Farm Progress

As a predominately dryland farmer, a good set of eyes coupled with a sharpened sense of timing are the keys to Curry Parker's success.

Brad Haire, Executive Editor

July 11, 2017

6 Min Read
Curry Parker is married to Mary Jane. With their family, they Parkers grow about 1,400 acres of peanuts and 1,650 acres of cotton with a range in corn acres from 250 acres to 400 acres each year, and manage about 135 mama cows.

As a predominately dryland farmer, a good set of eyes coupled with a sharpened sense of timing are the keys to Curry Parker's success.

“I’m hands-on 100 percent. Seeing what’s going on in the field, seeing what needs fixing by just pulling up to a field, that comes from experience,” said Parker, who is 65 and farms in Headland, Ala. “I tell my wife I’d rather lose an arm than I would an eye because for me seeing what’s going on is the most important thing.”

As a predominately dryland farmer, a good set of eyes coupled with a sharpened sense of timing are the keys to success. From timely rainfall to timely disease control to timely planting to timely harvest and cleanup, he expects (requires) his crew to show up on the farm ready to work – and he expects them to show up on time. The benefit of being on time is taking advantage of every window of opportunity, either planned for or unplanned for, each season avails you.

For impressive dryland yields in 2016 and for, well, his timing, Parker is the 2017 Farm Press Peanut Efficiency Winner for the Lower Southeast.

A good-humored Christian man who is quick to smile and to tell a good story, Parker is proud of the family’s operation, which he took over from his father, Billy, another well-recognized peanut farmer in the area who passed away in 2003. His mother, Joy, passed in 2013.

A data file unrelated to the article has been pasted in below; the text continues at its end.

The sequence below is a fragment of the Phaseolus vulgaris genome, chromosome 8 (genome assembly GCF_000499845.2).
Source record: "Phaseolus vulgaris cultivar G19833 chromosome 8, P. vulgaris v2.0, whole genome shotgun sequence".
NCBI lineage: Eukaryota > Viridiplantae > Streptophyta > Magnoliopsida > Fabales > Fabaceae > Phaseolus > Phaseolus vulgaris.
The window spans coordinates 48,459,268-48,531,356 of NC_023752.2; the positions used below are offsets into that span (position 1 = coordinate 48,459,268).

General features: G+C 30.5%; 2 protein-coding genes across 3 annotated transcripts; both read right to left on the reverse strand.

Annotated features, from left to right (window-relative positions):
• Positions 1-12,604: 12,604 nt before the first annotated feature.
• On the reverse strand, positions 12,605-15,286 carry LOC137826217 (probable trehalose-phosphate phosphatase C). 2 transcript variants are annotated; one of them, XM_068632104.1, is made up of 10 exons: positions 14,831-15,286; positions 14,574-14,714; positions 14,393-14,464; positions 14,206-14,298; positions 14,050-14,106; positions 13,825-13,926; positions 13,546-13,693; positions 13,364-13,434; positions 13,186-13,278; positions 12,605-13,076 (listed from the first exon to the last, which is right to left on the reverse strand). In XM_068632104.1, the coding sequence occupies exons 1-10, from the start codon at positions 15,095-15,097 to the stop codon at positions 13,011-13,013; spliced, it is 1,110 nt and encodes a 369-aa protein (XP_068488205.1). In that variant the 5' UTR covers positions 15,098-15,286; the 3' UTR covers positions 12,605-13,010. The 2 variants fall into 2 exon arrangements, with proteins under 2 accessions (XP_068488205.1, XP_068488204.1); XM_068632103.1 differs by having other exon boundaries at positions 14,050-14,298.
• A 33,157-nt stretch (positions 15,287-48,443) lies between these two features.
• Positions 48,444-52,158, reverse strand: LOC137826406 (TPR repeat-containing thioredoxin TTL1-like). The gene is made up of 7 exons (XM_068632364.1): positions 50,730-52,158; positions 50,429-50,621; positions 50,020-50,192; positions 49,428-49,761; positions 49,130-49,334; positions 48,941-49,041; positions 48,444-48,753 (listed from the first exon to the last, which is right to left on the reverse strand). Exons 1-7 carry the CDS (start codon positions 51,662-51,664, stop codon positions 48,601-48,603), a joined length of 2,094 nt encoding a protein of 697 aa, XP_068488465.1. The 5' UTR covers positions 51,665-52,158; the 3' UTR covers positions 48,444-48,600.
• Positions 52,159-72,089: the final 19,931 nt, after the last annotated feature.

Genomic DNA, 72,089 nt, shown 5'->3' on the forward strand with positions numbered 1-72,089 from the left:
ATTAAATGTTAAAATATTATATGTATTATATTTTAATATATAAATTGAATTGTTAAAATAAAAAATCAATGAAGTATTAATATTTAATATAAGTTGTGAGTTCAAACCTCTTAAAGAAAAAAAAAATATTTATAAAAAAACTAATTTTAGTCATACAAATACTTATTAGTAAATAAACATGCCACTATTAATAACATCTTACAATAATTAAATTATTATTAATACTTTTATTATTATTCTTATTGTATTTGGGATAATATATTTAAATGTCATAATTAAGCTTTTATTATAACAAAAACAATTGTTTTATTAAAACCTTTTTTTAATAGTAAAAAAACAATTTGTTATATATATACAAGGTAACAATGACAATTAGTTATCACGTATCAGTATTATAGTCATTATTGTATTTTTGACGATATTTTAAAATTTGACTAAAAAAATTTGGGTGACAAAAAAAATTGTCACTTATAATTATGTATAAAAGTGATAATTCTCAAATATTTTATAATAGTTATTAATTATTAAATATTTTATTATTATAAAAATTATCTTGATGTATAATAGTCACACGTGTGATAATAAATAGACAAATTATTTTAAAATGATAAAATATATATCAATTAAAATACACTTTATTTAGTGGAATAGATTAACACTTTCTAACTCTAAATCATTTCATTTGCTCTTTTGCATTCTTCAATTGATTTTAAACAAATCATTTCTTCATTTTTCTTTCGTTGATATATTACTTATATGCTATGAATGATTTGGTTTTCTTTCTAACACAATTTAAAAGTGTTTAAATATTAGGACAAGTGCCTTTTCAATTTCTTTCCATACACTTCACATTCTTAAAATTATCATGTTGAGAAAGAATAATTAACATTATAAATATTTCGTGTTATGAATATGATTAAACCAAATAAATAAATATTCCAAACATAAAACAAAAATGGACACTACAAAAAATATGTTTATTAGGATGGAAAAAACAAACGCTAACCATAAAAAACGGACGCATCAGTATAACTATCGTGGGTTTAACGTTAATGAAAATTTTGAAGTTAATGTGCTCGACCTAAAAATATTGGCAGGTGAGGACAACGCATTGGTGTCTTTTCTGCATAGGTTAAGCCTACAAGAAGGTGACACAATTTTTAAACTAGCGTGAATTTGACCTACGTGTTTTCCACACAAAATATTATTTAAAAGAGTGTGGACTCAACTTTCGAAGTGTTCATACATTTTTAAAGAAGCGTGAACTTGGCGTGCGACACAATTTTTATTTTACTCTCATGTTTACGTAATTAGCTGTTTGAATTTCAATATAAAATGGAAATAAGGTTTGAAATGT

The Parkers grows about 1,400 acres of peanuts and 1,650 acres of cotton with a range in corn acres from 250 acres to 400 acres each year, and runs about 135 mama cows. They have only 400 acres of irrigated land. Last year, 275 acres of peanuts were under irrigation, and this year they’ll have about 175 acres under irrigation.

“Weather dictates about everything we do,” Parker said.

Not surprisingly, the operation, especially the peanut side of it, receives intense scouting. When asked who scouts his peanuts, he flatly says, “I do.”

Timely rains throughout the 2016 growing season did well for the farm, which averaged 5,023 pounds per acre. One 35-acre dryland field, which was out of peanuts for three years, reached 6,485 pounds per acre.

The Parkers work 106 fields and have 40-plus landlords to maintain good relations with. With so many fields to cover, well-timed logistics mattes. All the fields are within about a 10-mile radius of the main ‘office.’ From land prep, to planting, to in-season applications to harvest, they try to choreograph their moves in an organized circle around the farm, saving time and money on moving equipment. Most seasons the equipment-manpower dance works out.

To be timely, you need a good crew. Parker has five fulltime employees plus his wife, Mary Jane, daughter Lori Beasley who is married to Ashely, who also farms, daughter Amy Balkcom, who is married to Alabama Cooperative Extension agronomist Kris Balkcom, his granddaughter Elizabeth Folgers and his grandson Tanner Folgers, 19, who Parker is grooming to take more of the reins of the operation in due time.